In today’s economy, everything has a dollar value. Even thoughts and prayers.
And it turns out, economists have determined that prayers from a priest are worth about the same amount as a combo meal at McDonald’s.
The recent study on the value of thoughts and prayers appeared in the journal Proceedings of the National Academy of Sciences. The study’s big find is that Christians would pay, on average, $7.17 to receive a prayer from a priest.
However, the value drops precipitously when the prayer is only from a religious stranger, and not a faith leader. Prayers from a religious stranger are worth only $4.36. And thoughts? Thoughts have a going rate of $3.27.
Pricing the Priceless
How did they calculate the value of something so abstract? The study’s authors, economist Linda Thunström and sociologist Shiri Noy, recruited Christians and atheists from North Carolina shortly after Hurricane Florence devastated the state. The study’s participants were given $5 and asked to determine how much they’d be willing to part with to receive thoughts and prayers from a stranger. The researchers then used statistical models to determine how much people would be willing to pay beyond the $5 initially given.
When a participant paid for thoughts and prayers from a stranger, the stranger received a note describing the person they were praying for. They also received a description of their recent hardships.
The study found that prayers only held any value for Christians. For atheists, prayers actually have a negative value: Atheist participants actually paid money to avoid being prayed for. On average, atheists and agnostics were willing to pay $1.66 to avoid prayers from a priest and $3.54 to avoid prayers from a Christian stranger.
But that aversion to ‘the other side’ seems to go both ways. The study also found that Christians will pay $1.52 to avoid thoughts from a secular stranger.
Thoughts and Prayers: Helpful or Hollow?
The entire concept of ‘Thoughts and Prayers’ has been a lightning rod for criticism in recent years. There are some who view thoughts and prayers as a hollow gesture of slacktivism, particularly in response to gun violence.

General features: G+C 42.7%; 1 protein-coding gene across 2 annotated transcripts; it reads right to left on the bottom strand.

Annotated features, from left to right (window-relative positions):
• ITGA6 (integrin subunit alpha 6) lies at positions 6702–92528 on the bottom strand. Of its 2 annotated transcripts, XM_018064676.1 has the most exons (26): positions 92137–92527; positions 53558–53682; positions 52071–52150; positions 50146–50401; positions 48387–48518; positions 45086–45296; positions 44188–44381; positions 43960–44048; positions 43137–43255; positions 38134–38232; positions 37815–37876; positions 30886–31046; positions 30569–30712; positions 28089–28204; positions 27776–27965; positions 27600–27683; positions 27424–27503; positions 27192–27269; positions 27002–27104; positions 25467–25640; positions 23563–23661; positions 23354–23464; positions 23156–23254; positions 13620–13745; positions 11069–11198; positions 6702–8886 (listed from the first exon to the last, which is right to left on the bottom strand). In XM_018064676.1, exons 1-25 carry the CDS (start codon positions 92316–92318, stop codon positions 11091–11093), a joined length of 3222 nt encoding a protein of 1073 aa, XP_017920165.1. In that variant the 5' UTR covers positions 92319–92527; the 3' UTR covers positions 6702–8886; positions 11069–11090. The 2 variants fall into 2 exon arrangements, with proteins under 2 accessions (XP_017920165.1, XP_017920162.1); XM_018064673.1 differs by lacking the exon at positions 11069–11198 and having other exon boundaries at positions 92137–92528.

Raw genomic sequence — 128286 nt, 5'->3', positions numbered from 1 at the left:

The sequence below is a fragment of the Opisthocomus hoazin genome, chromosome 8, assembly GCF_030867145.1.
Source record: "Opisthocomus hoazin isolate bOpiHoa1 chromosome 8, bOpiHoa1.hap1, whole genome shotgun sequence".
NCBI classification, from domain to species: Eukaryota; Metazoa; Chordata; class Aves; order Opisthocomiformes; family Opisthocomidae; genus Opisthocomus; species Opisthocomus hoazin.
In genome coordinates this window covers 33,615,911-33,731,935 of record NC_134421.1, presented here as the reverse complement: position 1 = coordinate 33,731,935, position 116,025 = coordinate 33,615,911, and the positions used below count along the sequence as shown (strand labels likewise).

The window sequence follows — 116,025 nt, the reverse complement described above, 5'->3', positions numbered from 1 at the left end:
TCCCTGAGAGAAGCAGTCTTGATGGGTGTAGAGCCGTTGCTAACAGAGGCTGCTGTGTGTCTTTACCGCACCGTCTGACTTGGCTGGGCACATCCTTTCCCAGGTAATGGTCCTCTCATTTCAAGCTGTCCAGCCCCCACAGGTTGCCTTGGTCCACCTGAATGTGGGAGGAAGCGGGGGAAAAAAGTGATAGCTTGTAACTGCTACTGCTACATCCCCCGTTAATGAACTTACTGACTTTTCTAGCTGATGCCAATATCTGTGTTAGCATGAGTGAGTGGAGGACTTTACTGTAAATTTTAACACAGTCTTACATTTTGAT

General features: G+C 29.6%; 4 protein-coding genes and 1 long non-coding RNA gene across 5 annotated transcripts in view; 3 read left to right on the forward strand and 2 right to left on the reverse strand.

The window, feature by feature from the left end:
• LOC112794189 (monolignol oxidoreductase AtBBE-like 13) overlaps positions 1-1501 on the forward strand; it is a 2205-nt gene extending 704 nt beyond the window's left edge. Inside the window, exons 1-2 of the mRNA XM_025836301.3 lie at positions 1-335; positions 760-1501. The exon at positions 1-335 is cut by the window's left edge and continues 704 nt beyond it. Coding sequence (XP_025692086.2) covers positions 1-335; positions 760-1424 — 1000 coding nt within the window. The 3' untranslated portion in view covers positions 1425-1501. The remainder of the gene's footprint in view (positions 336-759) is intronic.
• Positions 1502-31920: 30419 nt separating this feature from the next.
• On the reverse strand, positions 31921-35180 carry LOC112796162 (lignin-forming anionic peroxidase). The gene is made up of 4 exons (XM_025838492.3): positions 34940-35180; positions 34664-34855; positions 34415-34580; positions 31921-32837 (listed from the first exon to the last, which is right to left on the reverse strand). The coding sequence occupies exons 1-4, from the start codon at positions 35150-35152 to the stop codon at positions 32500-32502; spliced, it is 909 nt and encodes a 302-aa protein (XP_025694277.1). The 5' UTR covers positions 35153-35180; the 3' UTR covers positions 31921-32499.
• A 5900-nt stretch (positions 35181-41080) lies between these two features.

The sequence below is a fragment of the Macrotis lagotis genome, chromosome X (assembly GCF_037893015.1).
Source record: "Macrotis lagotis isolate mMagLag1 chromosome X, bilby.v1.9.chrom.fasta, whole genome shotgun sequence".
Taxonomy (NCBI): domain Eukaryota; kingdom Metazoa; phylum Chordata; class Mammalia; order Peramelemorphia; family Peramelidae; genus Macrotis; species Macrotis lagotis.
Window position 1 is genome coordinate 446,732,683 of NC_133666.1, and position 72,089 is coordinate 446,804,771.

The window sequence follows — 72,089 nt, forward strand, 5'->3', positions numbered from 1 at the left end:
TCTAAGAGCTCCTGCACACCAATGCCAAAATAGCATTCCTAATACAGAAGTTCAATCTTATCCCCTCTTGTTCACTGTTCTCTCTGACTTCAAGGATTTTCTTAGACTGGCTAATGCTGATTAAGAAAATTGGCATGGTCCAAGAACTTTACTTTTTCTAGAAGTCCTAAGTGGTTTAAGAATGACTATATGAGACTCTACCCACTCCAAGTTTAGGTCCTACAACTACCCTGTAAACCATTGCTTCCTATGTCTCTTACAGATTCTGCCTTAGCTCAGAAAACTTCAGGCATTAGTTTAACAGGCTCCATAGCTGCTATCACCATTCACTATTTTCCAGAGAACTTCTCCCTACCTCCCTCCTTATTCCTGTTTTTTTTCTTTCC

The study’s author Linda Thunström said that secular disillusionment over the saying “may reflect the political climate we’re in.” She noted that some of the study’s respondents “might feel they hear the phrase ‘thoughts and prayers’ all the time, and perhaps it provokes something in them.”
But, as evidenced by the study, for many Christians thoughts and prayers remain a legitimate response when tragedy strikes. In an op-ed for the Washington Post, the president of the Southern Baptist Theological Seminary defended ‘thoughts and prayers’ as part of the “common spiritual language of the American people” and that prayer “comes as naturally as a child with a need goes to a loving parent.”
Thunström believes that offering prayers in response to a hardship comes down to knowing your audience. “What our results show is that they have real value to some people, but not to others. These gestures need to be more targeted. If you are talking to a population that is more dominated by nonbelievers, you might not want to suggest a national prayer day.”
What do you think? Are thoughts and prayers a good response to a disaster, or just an empty gesture? Would you pay $7 to receive a prayer?